The Mexican Institute of Intellectual Property (IMPI, for its acronym in Spanish) has always been very active inentering into international agreements for the increased protection of intellectual property rights. Recently, IMPIexecuted an agreement with the United Kingdom Intellectual Property Office (UKIPO). The agreement aims toincrease the growth of innovation and creativity of Mexico and Great Britain, while allowing both countries toshare better practices when enforcing intellectual property rights. The goal of this agreement is to support smalland mid-size industries in both countries, which contribute to economic development by means of the innovationof new technology. Moreover, in the area of copyright and particularly software, IMPI entered into agreementswith the Business Software Alliance Mexico (BSA) and the Mexican Institute of Public Accountants (IMPC, forits acronym in Spanish) in order to undertake a strategy to promote the legal use of software in companiesoperating in Mexico under a campaign titled, “What’s in your system?” (¿Qué traes en tu sistema?). The purposeof this agreement is for the parties involved to jointly carry out legal actions against the use, sale and distributionof bootleg software, as well as the widespread dissemination of information regarding the legal, financial and taxrisks related to the illegal use of software. Mexico has notably stepped up efforts to promote the legal use ofsoftware and thus the IMPI has been more engaged in the task of making regular visits to various companies inorder to verify the licensed use of software, thereby promoting its legal use. A company that is found not to havethe requisite software licenses may be prosecuted with extremely serious economic consequences. The illegal useof software is certainly widespread in many countries. Mexico, however, is making major efforts to eradicatesuch improper usage. Consequently, it is important that companies working in Mexico carefully review theirlicensing and, if necessary, make proper arrangements to obtain corresponding authorizations from softwareowners.
There are various forms of executing construction agreements, with the most common being: (i) the constructionagreement for management of work, in which the owner of the work entrusts the management of the construction to a contractor who provides services in exchange for a fixed payment. However, at all times, the individual whocontracts with suppliers is the owner of the work, with the support and management of the managing contractor;(ii) the fixed price construction agreement, in which the contractor agrees to carry out the construction for a fixedprice and is bound to comply with the specifications agreed to by the parties, with all the materials, labor andother direct and indirect costs included in the fixed price; and (iii) the fixed price construction agreement by unitpricing, in which a fixed price is established per construction unit, which includes the cost of materials, labor, andother direct and indirect costs. In this latter type of construction agreement, the consideration provided to thecontractor is calculated by applying the agreed unit prices to the construction volumes of the work. Success inthe negotiation and administration of a construction agreement consists of correctly establishing the plans,specifications, quality of materials and other particularities in a detailed manner. Further, it is also important todocument all progress of the work, order modifications with the corresponding specifications (in writing), as wellas obtain bonds from the contractor for (a) proper application of the cash advance; (b) performance; (c) hiddendefects; and (d) contingent liabilities. This last point is particularly relevant in the event that liability is imputedto the owner due to non-performance of any of the employer’s obligations due by the contractor to its workersand the Mexican Social Security Institute. The lack of adequate provisions in a construction agreement, the lackof bonds with proper language and missing documentation regarding the progress of the work tend to be the mostcommon causes that complicate a claim for performance or rescission of construction agreements.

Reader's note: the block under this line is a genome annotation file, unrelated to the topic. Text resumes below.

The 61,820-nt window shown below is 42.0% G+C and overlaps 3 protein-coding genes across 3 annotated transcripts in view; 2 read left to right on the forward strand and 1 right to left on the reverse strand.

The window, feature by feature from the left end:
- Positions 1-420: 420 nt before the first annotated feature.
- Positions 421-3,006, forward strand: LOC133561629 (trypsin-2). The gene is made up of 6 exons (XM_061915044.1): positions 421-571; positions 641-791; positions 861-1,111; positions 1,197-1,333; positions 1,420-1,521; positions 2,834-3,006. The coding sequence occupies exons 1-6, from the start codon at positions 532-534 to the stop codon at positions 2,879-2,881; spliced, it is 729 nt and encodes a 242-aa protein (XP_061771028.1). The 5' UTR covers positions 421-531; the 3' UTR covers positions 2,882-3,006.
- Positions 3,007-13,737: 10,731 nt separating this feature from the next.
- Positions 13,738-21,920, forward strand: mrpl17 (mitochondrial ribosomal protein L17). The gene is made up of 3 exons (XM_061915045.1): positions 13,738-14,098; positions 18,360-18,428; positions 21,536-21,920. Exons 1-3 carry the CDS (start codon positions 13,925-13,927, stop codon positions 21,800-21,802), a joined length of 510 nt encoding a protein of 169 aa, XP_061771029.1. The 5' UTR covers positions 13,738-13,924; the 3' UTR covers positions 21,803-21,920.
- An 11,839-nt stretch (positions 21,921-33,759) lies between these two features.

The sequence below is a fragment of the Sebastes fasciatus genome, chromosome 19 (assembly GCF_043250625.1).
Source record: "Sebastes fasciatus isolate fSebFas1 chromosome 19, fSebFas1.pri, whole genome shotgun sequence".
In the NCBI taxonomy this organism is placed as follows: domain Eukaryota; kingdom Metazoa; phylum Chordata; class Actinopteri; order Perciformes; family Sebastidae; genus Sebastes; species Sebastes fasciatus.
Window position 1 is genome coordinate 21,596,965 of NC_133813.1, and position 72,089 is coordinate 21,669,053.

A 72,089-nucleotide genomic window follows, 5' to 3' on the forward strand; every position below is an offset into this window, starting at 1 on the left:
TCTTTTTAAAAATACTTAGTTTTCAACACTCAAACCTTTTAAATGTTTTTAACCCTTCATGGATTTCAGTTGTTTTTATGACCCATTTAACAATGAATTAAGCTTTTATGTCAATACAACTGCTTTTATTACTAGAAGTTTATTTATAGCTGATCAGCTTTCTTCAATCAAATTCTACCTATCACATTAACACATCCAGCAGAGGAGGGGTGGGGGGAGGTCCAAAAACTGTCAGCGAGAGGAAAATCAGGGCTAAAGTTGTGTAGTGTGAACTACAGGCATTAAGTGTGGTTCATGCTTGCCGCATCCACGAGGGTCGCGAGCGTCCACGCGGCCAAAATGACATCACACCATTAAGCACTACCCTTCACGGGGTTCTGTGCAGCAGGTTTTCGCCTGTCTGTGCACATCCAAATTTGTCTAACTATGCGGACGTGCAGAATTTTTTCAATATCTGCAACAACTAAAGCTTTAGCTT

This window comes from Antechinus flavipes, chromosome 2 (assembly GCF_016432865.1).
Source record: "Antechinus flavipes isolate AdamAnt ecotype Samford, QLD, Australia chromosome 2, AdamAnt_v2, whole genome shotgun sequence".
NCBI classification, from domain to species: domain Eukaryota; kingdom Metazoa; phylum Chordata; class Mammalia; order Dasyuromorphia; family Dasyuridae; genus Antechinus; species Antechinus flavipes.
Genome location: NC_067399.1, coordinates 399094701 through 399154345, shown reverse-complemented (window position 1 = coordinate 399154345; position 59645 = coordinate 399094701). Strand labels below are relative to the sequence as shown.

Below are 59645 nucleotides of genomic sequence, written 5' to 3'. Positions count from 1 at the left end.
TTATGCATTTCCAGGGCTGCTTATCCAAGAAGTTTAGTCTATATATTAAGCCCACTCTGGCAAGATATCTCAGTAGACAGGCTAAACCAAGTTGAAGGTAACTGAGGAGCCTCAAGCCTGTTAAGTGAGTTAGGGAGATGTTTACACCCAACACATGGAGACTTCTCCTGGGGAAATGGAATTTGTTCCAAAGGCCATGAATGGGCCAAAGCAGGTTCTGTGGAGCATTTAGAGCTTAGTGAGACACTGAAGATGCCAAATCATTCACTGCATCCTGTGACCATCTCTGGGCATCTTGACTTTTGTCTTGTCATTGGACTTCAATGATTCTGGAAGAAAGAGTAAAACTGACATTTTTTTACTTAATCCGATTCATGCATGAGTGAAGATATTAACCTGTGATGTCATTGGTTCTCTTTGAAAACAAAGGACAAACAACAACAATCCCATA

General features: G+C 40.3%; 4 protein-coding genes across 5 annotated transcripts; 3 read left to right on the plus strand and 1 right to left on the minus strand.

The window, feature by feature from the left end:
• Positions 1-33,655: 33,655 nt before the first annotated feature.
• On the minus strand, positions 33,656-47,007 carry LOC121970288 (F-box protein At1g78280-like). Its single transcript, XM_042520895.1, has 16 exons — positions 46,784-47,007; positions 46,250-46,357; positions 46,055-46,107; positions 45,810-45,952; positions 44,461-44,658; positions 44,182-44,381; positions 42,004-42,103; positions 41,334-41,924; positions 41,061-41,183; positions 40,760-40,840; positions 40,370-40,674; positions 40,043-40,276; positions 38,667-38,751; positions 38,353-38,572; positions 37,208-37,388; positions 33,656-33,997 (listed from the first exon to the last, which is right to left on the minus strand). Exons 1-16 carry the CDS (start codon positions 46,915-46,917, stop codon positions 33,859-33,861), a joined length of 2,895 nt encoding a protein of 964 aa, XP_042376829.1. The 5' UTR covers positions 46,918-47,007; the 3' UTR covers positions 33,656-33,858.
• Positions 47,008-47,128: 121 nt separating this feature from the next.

The First Chamber of the Supreme Court of Mexico (SCJNC, for its acronym in Spanish) recently issued casedecision 1a./J. 69/2011 titled “Exception of Payment or Consideration. It is proper to oppose such in a summarycommercial action based on a credit instrument which has not been circulated, even when the respective paymentwas not annotated on the instrument itself, being that such constitutes a personal exception against the claimant.”Such case decision was issued pursuant to contradictory court opinions and, in its holding, the Supreme Courtdetermined that payments made on account of or for the entirety of the debt, which were not annotated on thedocument that is the subject matter of the claim, shall be considered a personal exception in a summarycommercial action in accordance with the General Law of Negotiable Instruments and Credit Operations,notwithstanding the fact that this law establishes a discharge or partial payment exception as evidenced by thetext of such document. The above is subject to the fact that that are instances in which partial payments are notannotated in the text of the document as a result of various circumstances. This does not mean that suchpayments lack value or should not be taken into account because they were not annotated on the correspondinginstrument, as payment is a defense which the respondent may raise against the claimant, the same which may bededuced from the facts that may extinguish or prevent the payment obligation.